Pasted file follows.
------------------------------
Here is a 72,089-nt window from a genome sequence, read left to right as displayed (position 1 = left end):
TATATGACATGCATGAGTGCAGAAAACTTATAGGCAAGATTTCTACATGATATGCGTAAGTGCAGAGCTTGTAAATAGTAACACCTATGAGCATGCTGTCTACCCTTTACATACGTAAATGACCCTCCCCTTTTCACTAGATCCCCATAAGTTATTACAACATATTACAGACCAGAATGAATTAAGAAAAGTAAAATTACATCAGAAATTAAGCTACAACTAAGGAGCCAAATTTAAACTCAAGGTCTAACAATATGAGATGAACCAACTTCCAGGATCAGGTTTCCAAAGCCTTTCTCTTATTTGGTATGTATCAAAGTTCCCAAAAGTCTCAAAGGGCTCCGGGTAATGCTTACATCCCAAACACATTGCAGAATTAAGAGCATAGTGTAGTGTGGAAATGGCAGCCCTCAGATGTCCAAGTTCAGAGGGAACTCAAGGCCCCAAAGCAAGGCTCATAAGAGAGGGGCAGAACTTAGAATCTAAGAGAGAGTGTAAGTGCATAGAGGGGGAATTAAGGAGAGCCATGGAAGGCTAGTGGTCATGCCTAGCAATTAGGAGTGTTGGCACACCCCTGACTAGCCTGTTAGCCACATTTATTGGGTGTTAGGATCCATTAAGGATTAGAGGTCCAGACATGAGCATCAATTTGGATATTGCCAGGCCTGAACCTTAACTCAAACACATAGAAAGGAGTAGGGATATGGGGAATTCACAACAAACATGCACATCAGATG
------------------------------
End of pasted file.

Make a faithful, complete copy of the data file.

Here is a 72,089-nt window from a genome sequence, read left to right as displayed (position 1 = left end):
TATATGACATGCATGAGTGCAGAAAACTTATAGGCAAGATTTCTACATGATATGCGTAAGTGCAGAGCTTGTAAATAGTAACACCTATGAGCATGCTGTCTACCCTTTACATACGTAAATGACCCTCCCCTTTTCACTAGATCCCCATAAGTTATTACAACATATTACAGACCAGAATGAATTAAGAAAAGTAAAATTACATCAGAAATTAAGCTACAACTAAGGAGCCAAATTTAAACTCAAGGTCTAACAATATGAGATGAACCAACTTCCAGGATCAGGTTTCCAAAGCCTTTCTCTTATTTGGTATGTATCAAAGTTCCCAAAAGTCTCAAAGGGCTCCGGGTAATGCTTACATCCCAAACACATTGCAGAATTAAGAGCATAGTGTAGTGTGGAAATGGCAGCCCTCAGATGTCCAAGTTCAGAGGGAACTCAAGGCCCCAAAGCAAGGCTCATAAGAGAGGGGCAGAACTTAGAATCTAAGAGAGAGTGTAAGTGCATAGAGGGGGAATTAAGGAGAGCCATGGAAGGCTAGTGGTCATGCCTAGCAATTAGGAGTGTTGGCACACCCCTGACTAGCCTGTTAGCCACATTTATTGGGTGTTAGGATCCATTAAGGATTAGAGGTCCAGACATGAGCATCAATTTGGATATTGCCAGGCCTGAACCTTAACTCAAACACATAGAAAGGAGTAGGGATATGGGGAATTCACAACAAACATGCACATCAGATG